Governor Narong made the policy clear at a special meeting held at the new Phuket Provincial Hall yesterday (Jan 9).
The focus is to be on organising treatment at home, in hotel accommodation or in “community isolation” centres in order to support hospitals in the treatment of “Yellow” and “Red” patients and to ensure the rising number of cases does not affect the treatment of other patients, Governor Narong said.
At the meeting, Dr Kusak Kukiattikoon, Chief of the Phuket Provincial Public Health Office (PPHO), said that Phuket does not have enough hospital beds to cope with the rising number of infections.
“Phuket province has had an average infection rate in the past seven days equal to 340 cases and is likely to increase significantly,” Dr Kusak said.
Of note, the daily COVID situation report issued by the PPHO itself reported 385 new local transimissions (not including tourist arrivals testing positive) on Friday, 416 new local cases on Saturday and 513 new local cases yesterday (Jan 9).
“The number of infected people in the group of foreign travelers has been continuously increasing, both in the form of Test & GO and Phuket Sandbox, as well as increasing in the number of infections in provincial areas,” Dr Kusak said.
“The infected persons were mostly in close contact with confirmed cases, attending joint activities or work in close contact with tourists or at tourist attractions,” he added.
“And there is a link to the outbreak in the Test & Go group. From random strain testing of samples in the province, Omicron has been found to be 66.3% of infections,” he said.
“The occupancy rate of patient beds has increased considerably. There is an insufficient number of beds to support the number of patients, but the mortality rate has decreased,” he added.
Of note, Phuket officials have yet to report a single COVID death this month.
Also of note, the PPHO daily COVID situation report for yesterday marked that of 2,525 hospital beds in total available, 1,540 (60.99%) were occupied.
“The local quarantine rooms for the quarantine of high-risk contacts have become inadequate,” Dr Kusak said.
Dr Kusak repeated all the national-level announcements that have been repeated by all government agencies since Friday.
The Ministry of Health has elevated the national COVID alert to Level 4. People are asked to refrain from entering at-risk places, such as crowded “restaurants” and venues with poor ventilation.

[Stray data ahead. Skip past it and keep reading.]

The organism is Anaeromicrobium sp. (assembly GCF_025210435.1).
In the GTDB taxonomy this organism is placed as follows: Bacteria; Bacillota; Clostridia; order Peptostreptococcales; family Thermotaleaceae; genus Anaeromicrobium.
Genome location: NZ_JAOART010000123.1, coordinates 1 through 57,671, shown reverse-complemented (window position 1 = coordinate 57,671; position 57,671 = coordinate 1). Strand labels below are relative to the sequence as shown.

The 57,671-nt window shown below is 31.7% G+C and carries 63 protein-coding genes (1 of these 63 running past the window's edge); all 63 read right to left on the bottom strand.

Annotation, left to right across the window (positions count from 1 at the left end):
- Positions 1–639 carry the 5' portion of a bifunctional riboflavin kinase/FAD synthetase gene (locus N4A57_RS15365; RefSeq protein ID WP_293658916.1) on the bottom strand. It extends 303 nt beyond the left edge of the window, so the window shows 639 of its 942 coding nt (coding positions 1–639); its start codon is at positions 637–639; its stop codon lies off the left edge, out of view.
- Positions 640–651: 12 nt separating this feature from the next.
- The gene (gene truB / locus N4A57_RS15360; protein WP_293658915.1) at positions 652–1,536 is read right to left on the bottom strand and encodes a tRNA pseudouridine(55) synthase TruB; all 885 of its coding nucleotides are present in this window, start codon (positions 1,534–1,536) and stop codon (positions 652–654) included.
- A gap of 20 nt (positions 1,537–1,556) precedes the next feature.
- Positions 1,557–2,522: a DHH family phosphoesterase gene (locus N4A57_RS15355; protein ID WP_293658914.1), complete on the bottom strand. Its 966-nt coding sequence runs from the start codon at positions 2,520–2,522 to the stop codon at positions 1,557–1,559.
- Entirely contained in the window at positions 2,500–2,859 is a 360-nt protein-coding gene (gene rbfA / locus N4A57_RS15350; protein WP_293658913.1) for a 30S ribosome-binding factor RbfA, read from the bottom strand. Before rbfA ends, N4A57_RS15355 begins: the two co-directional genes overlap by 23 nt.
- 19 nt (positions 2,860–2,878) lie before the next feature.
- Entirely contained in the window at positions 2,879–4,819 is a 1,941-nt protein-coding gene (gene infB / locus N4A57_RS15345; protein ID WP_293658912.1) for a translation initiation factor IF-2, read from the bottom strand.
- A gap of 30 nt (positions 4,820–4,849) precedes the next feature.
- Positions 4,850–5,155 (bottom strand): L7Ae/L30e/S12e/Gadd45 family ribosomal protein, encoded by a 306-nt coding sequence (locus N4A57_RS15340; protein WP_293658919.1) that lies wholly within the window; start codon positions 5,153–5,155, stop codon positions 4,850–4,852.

People in contact with others returning from other provinces are urged to self-monitor their health for 14 days and where possible to work from home for the next 14 days.
Where necessary, people are urged to follow the government’s “treat at home” policy, he said.
All venues are to strictly follow the “COVID Free Setting” measures, he added.
Any “factories” (usually used to refer to worksites and workplaces) where infections are found will face “Bubble & Seal” measures, Dr Kusak said.
Provincial officials will continue following the national instructions to monitor the area for COVID infections through ATK testing, he said.
They will also continue to push the mass vaccination campaign, he added.
Of note, as PPHO Chief, Dr Kusak did not recognise the massive slowdown in the rollout of vaccinations in Phuket over the past two months, despite continual announcements by local hospitals calling for people to register to receive their third-dose “booster shots” in a piecemeal campaign targetting very specific sections of the community.
Dr Kusak did recognise that the mass vaccination campaign was still “focussing on” people at greater risk of developing serious symptoms of infection (the “608 Group”).
Officials were to “prepare a system to treat patients infected with COVID, both in the hospital, field hospital, Community Isolation, Alternative Quarantine, Hotel Isolation and Home Isolation”, he said.
At the meeting it was proposed to open ‘Aunjai Clinic Centres’ in every district on the island (Kathu, Thalang and Mueang) “to provide comprehensive and thorough care for the people”.
At the meeting Governor Narong repeated the national announcement by the CCSA on Friday that entertainment venues, including pubs, bars and karaoke venues, can now open as “restaurants” as long as they register and receive approval from the Provincial Communicable Disease Committee before Jan 15.
It is not clear whether this new national rule will have any effect in Phuket, as such businesses in Phuket have already long been open and trading as “restaurants” before the announcement by the CCSA on Friday.
“We have a green light, meaning that you can drink alcohol in restaurants, but only until 9pm and the venues must have passed SHA Plus and ‘Thai Stop Covid-19 2 Plus standards’ and be approved by the Provincial Communicable Disease Committee,” he said.
“The Provincial Communicable Disease Committee will strictly control the opening [of such venues]. If they do not do it right, there will be serious measures, including prosecutions, orders to close and orders to suspend licenses,” he added.
The opening of such venues will be discussed at a meeting today (Jan 10), Governor Narong said.